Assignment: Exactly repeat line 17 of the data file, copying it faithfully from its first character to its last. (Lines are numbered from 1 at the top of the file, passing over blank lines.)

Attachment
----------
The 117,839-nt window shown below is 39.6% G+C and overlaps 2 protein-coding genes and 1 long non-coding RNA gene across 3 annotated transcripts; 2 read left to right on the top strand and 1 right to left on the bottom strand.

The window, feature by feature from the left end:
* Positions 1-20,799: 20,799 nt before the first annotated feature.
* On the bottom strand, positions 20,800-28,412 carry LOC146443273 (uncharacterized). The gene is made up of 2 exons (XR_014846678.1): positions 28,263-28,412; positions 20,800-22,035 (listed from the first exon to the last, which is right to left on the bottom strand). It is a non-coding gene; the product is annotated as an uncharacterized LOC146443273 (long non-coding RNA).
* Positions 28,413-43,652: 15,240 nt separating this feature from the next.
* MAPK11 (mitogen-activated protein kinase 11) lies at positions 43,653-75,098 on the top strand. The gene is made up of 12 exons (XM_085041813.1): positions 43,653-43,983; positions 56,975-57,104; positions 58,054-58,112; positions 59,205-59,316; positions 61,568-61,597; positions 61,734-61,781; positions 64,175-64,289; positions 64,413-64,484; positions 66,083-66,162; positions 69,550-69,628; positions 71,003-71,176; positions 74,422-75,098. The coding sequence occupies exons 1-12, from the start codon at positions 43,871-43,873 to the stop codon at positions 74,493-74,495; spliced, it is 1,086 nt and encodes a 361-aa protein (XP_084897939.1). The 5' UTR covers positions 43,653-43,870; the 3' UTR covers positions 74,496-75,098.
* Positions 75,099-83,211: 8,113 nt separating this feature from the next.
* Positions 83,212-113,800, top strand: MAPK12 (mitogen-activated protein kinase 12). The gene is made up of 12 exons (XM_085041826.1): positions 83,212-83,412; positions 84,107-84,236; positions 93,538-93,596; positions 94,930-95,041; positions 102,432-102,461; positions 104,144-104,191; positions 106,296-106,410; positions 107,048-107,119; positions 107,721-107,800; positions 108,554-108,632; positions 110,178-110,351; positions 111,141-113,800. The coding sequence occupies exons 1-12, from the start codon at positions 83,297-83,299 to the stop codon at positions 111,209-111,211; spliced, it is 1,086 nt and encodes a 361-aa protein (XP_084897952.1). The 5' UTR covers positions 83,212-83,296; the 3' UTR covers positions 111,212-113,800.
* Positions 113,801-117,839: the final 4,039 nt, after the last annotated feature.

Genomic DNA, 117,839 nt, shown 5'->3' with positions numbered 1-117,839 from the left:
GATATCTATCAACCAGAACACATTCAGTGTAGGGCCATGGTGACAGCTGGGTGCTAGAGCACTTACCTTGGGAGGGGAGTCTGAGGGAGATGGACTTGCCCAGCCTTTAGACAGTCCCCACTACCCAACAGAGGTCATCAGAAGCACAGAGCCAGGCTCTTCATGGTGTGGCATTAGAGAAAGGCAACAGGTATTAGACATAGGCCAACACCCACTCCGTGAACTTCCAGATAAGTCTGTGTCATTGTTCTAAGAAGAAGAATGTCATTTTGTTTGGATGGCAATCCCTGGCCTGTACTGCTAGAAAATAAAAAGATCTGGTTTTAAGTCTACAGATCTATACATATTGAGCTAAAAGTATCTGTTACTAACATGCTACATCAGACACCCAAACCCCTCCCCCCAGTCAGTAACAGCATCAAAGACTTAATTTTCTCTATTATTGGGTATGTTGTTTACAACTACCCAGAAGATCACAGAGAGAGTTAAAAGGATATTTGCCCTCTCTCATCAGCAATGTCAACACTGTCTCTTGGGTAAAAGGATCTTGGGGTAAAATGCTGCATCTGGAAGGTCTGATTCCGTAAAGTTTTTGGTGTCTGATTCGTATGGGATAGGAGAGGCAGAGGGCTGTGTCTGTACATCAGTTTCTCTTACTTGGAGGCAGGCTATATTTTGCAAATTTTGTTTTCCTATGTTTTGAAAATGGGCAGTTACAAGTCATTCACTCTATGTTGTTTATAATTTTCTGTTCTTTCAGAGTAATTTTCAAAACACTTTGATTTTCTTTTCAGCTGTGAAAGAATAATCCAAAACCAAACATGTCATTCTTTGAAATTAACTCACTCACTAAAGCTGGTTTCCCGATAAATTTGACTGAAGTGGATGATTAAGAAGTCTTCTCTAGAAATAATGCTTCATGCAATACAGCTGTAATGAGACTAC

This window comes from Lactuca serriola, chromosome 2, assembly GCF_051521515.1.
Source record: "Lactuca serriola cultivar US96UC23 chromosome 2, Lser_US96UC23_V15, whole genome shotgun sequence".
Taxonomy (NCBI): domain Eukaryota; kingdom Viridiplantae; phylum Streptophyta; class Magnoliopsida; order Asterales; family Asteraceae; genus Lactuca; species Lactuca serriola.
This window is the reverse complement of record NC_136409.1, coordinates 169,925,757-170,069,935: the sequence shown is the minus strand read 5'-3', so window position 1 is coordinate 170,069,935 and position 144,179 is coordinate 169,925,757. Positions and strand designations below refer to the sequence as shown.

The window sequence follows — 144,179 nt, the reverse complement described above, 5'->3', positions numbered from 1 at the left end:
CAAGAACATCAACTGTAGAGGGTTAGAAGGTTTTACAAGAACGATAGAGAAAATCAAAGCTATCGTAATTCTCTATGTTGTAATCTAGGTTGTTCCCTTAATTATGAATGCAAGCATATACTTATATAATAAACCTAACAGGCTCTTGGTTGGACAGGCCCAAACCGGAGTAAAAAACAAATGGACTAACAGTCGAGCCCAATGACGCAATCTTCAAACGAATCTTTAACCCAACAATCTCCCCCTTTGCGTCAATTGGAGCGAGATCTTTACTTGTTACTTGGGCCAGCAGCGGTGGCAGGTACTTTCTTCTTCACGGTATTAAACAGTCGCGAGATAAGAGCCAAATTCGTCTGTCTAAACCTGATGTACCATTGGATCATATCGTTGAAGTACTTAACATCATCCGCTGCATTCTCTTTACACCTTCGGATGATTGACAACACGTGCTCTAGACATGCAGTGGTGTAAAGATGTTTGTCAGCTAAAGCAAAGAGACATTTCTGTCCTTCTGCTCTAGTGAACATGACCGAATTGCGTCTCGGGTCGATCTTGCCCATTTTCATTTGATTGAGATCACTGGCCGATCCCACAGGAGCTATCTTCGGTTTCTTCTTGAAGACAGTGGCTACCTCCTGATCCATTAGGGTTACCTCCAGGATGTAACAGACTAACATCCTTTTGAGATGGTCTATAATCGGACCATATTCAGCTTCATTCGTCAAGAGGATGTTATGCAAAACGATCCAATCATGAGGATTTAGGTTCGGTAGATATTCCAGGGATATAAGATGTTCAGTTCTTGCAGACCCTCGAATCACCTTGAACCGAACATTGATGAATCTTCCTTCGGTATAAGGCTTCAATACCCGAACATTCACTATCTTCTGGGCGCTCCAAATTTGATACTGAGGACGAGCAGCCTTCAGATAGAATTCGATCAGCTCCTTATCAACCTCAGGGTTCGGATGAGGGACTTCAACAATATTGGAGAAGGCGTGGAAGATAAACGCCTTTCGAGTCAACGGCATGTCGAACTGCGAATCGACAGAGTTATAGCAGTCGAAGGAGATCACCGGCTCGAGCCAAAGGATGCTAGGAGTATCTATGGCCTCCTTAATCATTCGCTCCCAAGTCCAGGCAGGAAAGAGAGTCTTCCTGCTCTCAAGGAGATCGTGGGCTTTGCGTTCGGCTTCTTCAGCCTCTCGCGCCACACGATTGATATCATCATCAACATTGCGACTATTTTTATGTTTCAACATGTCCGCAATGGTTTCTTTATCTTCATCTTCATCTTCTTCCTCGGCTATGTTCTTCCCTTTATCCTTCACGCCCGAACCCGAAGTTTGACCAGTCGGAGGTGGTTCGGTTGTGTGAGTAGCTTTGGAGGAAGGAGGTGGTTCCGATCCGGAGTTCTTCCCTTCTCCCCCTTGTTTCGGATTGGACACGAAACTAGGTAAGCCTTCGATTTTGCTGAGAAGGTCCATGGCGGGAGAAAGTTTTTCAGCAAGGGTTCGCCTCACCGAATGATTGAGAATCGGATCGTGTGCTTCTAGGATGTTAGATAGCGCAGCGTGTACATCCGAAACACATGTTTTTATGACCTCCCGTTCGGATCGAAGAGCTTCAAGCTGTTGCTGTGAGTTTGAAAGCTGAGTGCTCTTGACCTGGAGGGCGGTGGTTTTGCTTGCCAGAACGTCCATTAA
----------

CAAGAACATCAACTGTAGAGGGTTAGAAGGTTTTACAAGAACGATAGAGAAAATCAAAGCTATCGTAATTCTCTATGTTGTAATCTAGGTTGTTCCCTTAATTATGAATGCAAGCATATACTTATATAATAAACCTAACAGGCTCTTGGTTGGACAGGCCCAAACCGGAGTAAAAAACAAATGGACTAACAGTCGAGCCCAATGACGCAATCTTCAAACGAATCTTTAACCCAACAATCTCCCCCTTTGCGTCAATTGGAGCGAGATCTTTACTTGTTACTTGGGCCAGCAGCGGTGGCAGGTACTTTCTTCTTCACGGTATTAAACAGTCGCGAGATAAGAGCCAAATTCGTCTGTCTAAACCTGATGTACCATTGGATCATATCGTTGAAGTACTTAACATCATCCGCTGCATTCTCTTTACACCTTCGGATGATTGACAACACGTGCTCTAGACATGCAGTGGTGTAAAGATGTTTGTCAGCTAAAGCAAAGAGACATTTCTGTCCTTCTGCTCTAGTGAACATGACCGAATTGCGTCTCGGGTCGATCTTGCCCATTTTCATTTGATTGAGATCACTGGCCGATCCCACAGGAGCTATCTTCGGTTTCTTCTTGAAGACAGTGGCTACCTCCTGATCCATTAGGGTTACCTCCAGGATGTAACAGACTAACATCCTTTTGAGATGGTCTATAATCGGACCATATTCAGCTTCATTCGTCAAGAGGATGTTATGCAAAACGATCCAATCATGAGGATTTAGGTTCGGTAGATATTCCAGGGATATAAGATGTTCAGTTCTTGCAGACCCTCGAATCACCTTGAACCGAACATTGATGAATCTTCCTTCGGTATAAGGCTTCAATACCCGAACATTCACTATCTTCTGGGCGCTCCAAATTTGATACTGAGGACGAGCAGCCTTCAGATAGAATTCGATCAGCTCCTTATCAACCTCAGGGTTCGGATGAGGGACTTCAACAATATTGGAGAAGGCGTGGAAGATAAACGCCTTTCGAGTCAACGGCATGTCGAACTGCGAATCGACAGAGTTATAGCAGTCGAAGGAGATCACCGGCTCGAGCCAAAGGATGCTAGGAGTATCTATGGCCTCCTTAATCATTCGCTCCCAAGTCCAGGCAGGAAAGAGAGTCTTCCTGCTCTCAAGGAGATCGTGGGCTTTGCGTTCGGCTTCTTCAGCCTCTCGCGCCACACGATTGATATCATCATCAACATTGCGACTATTTTTATGTTTCAACATGTCCGCAATGGTTTCTTTATCTTCATCTTCATCTTCTTCCTCGGCTATGTTCTTCCCTTTATCCTTCACGCCCGAACCCGAAGTTTGACCAGTCGGAGGTGGTTCGGTTGTGTGAGTAGCTTTGGAGGAAGGAGGTGGTTCCGATCCGGAGTTCTTCCCTTCTCCCCCTTGTTTCGGATTGGACACGAAACTAGGTAAGCCTTCGATTTTGCTGAGAAGGTCCATGGCGGGAGAAAGTTTTTCAGCAAGGGTTCGCCTCACCGAATGATTGAGAATCGGATCGTGTGCTTCTAGGATGTTAGATAGCGCAGCGTGTACATCCGAAACACATGTTTTTATGACCTCCCGTTCGGATCGAAGAGCTTCAAGCTGTTGCTGTGAGTTTGAAAGCTGAGTGCTCTTGACCTGGAGGGCGGTGGTTTTGCTTGCCAGAACGTCCATTAA